Tuesday, December 27, 2005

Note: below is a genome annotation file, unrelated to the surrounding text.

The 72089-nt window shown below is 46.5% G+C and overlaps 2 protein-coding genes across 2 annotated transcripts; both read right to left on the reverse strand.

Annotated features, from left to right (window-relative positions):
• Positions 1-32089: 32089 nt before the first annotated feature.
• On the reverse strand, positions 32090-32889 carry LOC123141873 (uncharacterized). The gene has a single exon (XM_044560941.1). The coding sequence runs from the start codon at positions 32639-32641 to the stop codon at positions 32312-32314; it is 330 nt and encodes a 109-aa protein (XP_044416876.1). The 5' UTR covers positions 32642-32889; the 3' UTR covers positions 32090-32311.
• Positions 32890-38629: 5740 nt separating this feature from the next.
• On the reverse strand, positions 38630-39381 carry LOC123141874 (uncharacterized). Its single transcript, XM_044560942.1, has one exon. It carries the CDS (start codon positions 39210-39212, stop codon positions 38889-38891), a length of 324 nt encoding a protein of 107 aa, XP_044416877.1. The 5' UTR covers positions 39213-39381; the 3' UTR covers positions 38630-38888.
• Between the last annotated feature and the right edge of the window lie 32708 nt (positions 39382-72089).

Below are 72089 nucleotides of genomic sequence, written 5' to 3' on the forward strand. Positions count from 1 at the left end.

THE BUTCHER'S BILL 2005 During World War II, Winston Churchill inquired about the day's casualties by asking "What's the Butcher's Bill today?" Here are a few of the noted personalities who left this mortal coil in 2005: Shirley Chisolm, politician Will Eisner, graphic novel artist "The Spirit", "A Contract With God" Rosemary Kennedy Ruth Warrick, actress "Citizen Kane" Virginia Mayo, actress Jim Aparo, comic artist "Brave and the Bold", "Batman" Johnny Carson, host of The Tonight Show John Vernon, actor "Killer Klowns from Outer Space" Max Schmeling, boxer Ossie Davis, actor Jimmy Smith, jazz organist Arthur Miller, playwright "The Crucible" Sammi Smith, singer "Help Me Make It Through the Night" Dan O'Herlihy, actor "Halloween III", "Macbeth", "Fail Safe" Hunter S. Thompson, author "Fear & Loathing in Las Vegas" Sandra Dee, actress "The Dunwich Horror" John Raitt, singer/actor "Carousel" Harry Simeone, choral director "Little Drummer Boy" Martin Denny, musician "Quiet Village" Teresa Wright, actress "Shadow of a Doubt" Debra Hill, producer "Halloween" Andre Norton, science fiction author "The Beastmaster" Bobby Short, singer Paul Henning, TV producer "Beverly Hillbillies", "Petticoat Junction", "Green Acres" Paul Hester, drummer "Crowded House" Johnnie Cochran, lawyer Bass Wolf, musician "Wild Zero" Pope John Paul II Saul Bellow, author John Sichel, director "Someone at the Top of the Stairs", "The Avengers" Debralee Scott, actress "Welcome Back Kotter" Prince Rainier of Monaco John Brosnan, science fiction author Jaime Fernandez, actor "Santo vs. the Vampire Women" Kay Walsh, actress "The Witches", "Scarecrow of Romney Marsh", "Scrooge" Ruth Hussey, actress "Philadelphia Story", "The Uninvited" Sir John Mills, actor "39 Steps", "Gandhi", "Quatermass Conclusion", "Dr Strange", "Great Expectations" Maria Schell, actress "Superman" Frank Gorshin, actor "Batman", "Invasion of the Saucer Men" Howard Morris, actor "High Anxiety" Thurl Ravenscroft, voice actor "Tony the Tiger" Ismail Merchant, producer "Remains of the Day", "Howard's End", "Room With A View" Eddie Albert, actor "Green Acres" Anne Bancroft, actress "The Graduate", "Miracle Worker", "84 Charing Cross Road" Robert Clarke, actor "The Hideous Sun Demon" Paul Winchell, actor "Stop Look & Laugh" "Wacky Races (as Dick Dastardly)" "Winnie the Pooh (as Tigger)" John Fiedler, actor "Winnie the Pooh (as Piglet)", "Star Trek", "The Night Stalker" Shelby Foote, historian Luther Vandross, singer June Haver, actress "Love Nest" Frances Langford, actress "The Bickersons" Laurel Aitken, reggae singer Geraldine Fitzgerald, actress "Wilson", "Wuthering Heights", "Arthur" Edward Heath, British prime minister William Westmoreland, Vietnam general James Doohan, actor "Star Trek" Long John Baldry, musician Eugene Record, singer "The Chi-Lites" Pat McCormick, comedian Hildegarde, entertainer King Fahd, Saudi Arabia ruler Loulie Jean Norman, singer "Spike Jones In Stereo" Little Milton, blues singer Ibrahim Ferrer, singer "Buena Vista Social Club" Peter Jennings, TV news anchor Barbara Bel Geddes, actress "Vertigo" Mel Welles, actor "The She Beast" "Attack of the Crab Monsters" Robert Moog, inventor of the Moog synthesizer Brock Peters, actor "To Kill A Mockingbird" R. L. Burnside, blues singer Bob Denver, actor "Gilligan's Island" William Rehnquist, chief justice of supreme court Clarence "Gatemouth" Brown, blues singer Robert Wise, director "The Haunting" Richard E. Cunha, director "Frankenstein's Daughter", "Giant From the Unknown" Simon Wiesenthal, Nazi hunter Don Adams, actor "Get Smart" Nipsey Russell, comedian Ronnie Barker, comedian "The Two Ronnies", "Open All Hours" Louis Nye, comedian Ursula Howells, actress "Dr. Terror's House of Horrors", "Torture Garden" Wolf Rilla, director "Village of the Damned" Shirley Horn, jazz singer Rosa Parks, civil rights pioneer Skitch Henderson, band leader "The Tonight Show" Link Wray, musician Moustapha Akkad, producer "Halloween" Ralph Edwards, TV host "This is Your LIfe" Chris Witley, blues singer Constance Cummings, actress "Blithe Spirit" Pat Morita, actor "Happy Days", "The Karate Kid" Stan Berenstain, author "The Berenstain Bears" Wendie Jo Sperber, actress "Bosom Buddies" Herbert L. Strock, director "The Crawling Hand", "I Was a Teenage Frankenstein" "Blood of Dracula" Jean Parker, actress "Little Women", "Bluebeard" Jack Colvin, actor "The Incredible Hulk", "Rooster Cogburn" Eugene McCarthy, former Senator/presidential candidate Richard Pryor, comedian Vincent Schiavelli, actor "Ghost", "Amadeus", "Batman Returns"